Appellate Decision Renders Certain Restrictive Covenants Enforceable and Requiring Blue-Penciling
Soliciting a former employer’s actual or prospective clients may be permissible under ADP, LLC v. Kusins.
Docket No. A-4664-16T1 (App. Div. July 26, 2019).
The Appellate Division recently considered the scope of broad non-compete and non-solicitation provisions (RCAs) that prohibited former employees from soliciting any of their former employer’s actual or prospective clients, regardless of whether they had contact with the clients or were competing in the same geographic location. They concluded that the RCAs were enforceable but overly broad and blue-penciled their scope (when blue-penciling, the court draws the scope of the non-compete and/or non-solicitation provisions so that they are deemed to be reasonable). As blue-penciled, the former employees would not be allowed to solicit former or prospective clients with whom they were directly involved with or knew as clients, or compete in the same geographic area for a reasonable time period.
Significantly, this decision reinforced the enforceability of the RCAs, as three lower court decisions found them unenforceable and three found them enforceable but blue-penciled narrower restrictions.
In that case, the defendant, a direct competitor of the plaintiff, both human capital management companies, hired six of the plaintiff’s top-performing sales executives. When the plaintiff filed six separate lawsuits against the former employees, the trial courts reached different decisions. Some decisions added geographic or market restrictions to certain RCAs. Others concluded the RCAs were unenforceable and held the former employees to other agreements.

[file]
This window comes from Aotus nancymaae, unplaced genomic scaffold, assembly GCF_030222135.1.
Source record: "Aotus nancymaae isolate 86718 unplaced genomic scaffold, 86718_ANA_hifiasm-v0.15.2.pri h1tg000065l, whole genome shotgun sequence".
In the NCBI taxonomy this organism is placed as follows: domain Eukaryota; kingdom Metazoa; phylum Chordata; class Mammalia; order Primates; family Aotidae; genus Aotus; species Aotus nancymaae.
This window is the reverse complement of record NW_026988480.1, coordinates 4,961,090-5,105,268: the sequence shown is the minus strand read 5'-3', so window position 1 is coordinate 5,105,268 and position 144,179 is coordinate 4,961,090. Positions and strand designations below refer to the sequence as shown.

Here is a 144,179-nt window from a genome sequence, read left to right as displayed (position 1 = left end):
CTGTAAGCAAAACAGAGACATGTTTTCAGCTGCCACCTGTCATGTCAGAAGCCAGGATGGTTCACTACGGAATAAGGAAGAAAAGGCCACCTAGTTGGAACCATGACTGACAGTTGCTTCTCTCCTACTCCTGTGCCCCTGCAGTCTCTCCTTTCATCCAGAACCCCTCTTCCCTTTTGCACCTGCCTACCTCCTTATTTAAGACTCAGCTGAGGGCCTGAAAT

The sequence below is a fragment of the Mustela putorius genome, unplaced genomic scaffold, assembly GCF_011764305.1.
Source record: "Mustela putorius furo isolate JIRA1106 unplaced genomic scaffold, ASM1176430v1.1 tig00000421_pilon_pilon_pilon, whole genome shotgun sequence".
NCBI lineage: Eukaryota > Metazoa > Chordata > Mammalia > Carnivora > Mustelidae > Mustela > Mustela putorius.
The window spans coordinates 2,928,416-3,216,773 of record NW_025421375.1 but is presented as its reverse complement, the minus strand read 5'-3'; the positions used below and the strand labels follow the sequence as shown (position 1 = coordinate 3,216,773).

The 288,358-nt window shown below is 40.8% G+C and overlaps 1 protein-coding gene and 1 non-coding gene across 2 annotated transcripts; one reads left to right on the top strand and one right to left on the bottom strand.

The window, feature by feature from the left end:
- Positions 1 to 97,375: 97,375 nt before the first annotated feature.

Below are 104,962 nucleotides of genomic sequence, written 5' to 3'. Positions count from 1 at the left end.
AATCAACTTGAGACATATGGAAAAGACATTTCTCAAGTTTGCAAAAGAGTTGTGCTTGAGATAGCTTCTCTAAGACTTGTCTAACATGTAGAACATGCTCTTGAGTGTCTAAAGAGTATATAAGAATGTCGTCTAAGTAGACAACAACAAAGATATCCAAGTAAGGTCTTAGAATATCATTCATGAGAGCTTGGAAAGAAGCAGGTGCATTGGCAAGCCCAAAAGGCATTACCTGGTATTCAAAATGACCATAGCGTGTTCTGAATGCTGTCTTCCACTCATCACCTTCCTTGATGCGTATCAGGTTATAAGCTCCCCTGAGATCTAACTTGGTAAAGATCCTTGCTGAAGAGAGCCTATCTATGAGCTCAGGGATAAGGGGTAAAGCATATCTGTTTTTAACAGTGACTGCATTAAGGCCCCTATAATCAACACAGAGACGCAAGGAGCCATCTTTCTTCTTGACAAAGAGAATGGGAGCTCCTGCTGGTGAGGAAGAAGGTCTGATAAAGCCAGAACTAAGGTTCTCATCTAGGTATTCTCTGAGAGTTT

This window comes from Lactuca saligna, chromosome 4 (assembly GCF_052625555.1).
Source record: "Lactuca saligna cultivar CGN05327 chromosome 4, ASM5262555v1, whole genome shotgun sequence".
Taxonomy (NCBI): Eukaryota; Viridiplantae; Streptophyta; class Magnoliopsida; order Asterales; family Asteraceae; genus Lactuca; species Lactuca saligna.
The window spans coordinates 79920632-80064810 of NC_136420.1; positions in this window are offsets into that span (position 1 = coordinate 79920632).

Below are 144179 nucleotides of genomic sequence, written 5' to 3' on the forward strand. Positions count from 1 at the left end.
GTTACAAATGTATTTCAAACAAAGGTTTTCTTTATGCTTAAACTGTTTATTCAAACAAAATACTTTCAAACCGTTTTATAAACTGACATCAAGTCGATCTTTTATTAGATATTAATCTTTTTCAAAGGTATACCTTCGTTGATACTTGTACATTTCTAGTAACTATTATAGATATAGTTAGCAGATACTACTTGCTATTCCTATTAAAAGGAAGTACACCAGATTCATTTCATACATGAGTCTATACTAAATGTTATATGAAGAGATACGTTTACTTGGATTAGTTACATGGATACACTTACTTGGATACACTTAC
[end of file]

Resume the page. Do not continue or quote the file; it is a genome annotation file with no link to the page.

The appellate decision held that:
Protecting client relationships is a legitimate employer interest. The Appellate Division recognized that most trial court decisions found the RCAs enforceable to protect legitimate employer interests, like client relationships. The top-performing sales representatives received specialized training and participated in development and skills programs. They accessed proprietary software, databases, and client information. As a result, they developed strong client relationships. They participated in a stock incentive program (and had to sign the RCAs) because they were top-performing sales representatives who had excelled by creating and continuing client relationships. The RCA reflected the company’s concern that their departure and potential employment by a competitor posed a greater threat to its customer relationships than other representatives.
Former employees are only prohibited from soliciting existing clients with whom they were actively involved or whose names they learned, and prospective clients whom they gained knowledge of during employment. The non-solicitation provisions prohibiting former employees from soliciting all of the former employer’s current or prospective clients are overly broad, unreasonable, and impose an undue burden on the former employee. The Appellate Division reversed the trial court decisions that blue-penciled a market restriction as there was no rational reason to add a market restriction. The employer sought to protect its client relationships, regardless of the number of the client’s employees.
Employers who successfully prove violations are entitled to injunctive relief, attorneys’ fees, and costs. Ultimately, the decision found that former employees who solicited clients that they had worked with at the former employer breached the non-solicitation provision, as revised. Former employees who competed in the same geographic region as the former employer’s violated the non-compete, as well. The Appellate Division affirmed injunctive relief to stop the former employees from soliciting any actual or prospective client known to them while employed and to prohibit them from using or disclosing any confidential or proprietary information. It remanded for consideration of the former employer’s applications for attorneys’ fees and costs.
Any company seeking to enforce non-solicitation and non-compete provisions or considering hiring an employee bound by one of these agreements should carefully consider the scope of the RCA. Enforceability is a very fact-sensitive question and will depend on the role of the former employees at the company, their access to specialized training and confidential information, and whether they solicit clients they learned of while working with their former employer. A prohibition on soliciting all of the former employer’s current or prospective clients is definitively too broad.
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